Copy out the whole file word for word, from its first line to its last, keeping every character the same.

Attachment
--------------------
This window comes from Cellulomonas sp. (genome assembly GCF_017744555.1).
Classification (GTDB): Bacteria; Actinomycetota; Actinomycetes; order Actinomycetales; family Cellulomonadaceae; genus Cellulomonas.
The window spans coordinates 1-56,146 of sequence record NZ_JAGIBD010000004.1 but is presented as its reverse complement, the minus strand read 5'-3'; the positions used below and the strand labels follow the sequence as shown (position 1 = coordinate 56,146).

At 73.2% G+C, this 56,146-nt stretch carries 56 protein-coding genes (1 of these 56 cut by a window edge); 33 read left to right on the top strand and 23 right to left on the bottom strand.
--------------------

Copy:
This window comes from Cellulomonas sp. (genome assembly GCF_017744555.1).
Classification (GTDB): Bacteria; Actinomycetota; Actinomycetes; order Actinomycetales; family Cellulomonadaceae; genus Cellulomonas.
The window spans coordinates 1-56,146 of sequence record NZ_JAGIBD010000004.1 but is presented as its reverse complement, the minus strand read 5'-3'; the positions used below and the strand labels follow the sequence as shown (position 1 = coordinate 56,146).

At 73.2% G+C, this 56,146-nt stretch carries 56 protein-coding genes (1 of these 56 cut by a window edge); 33 read left to right on the top strand and 23 right to left on the bottom strand.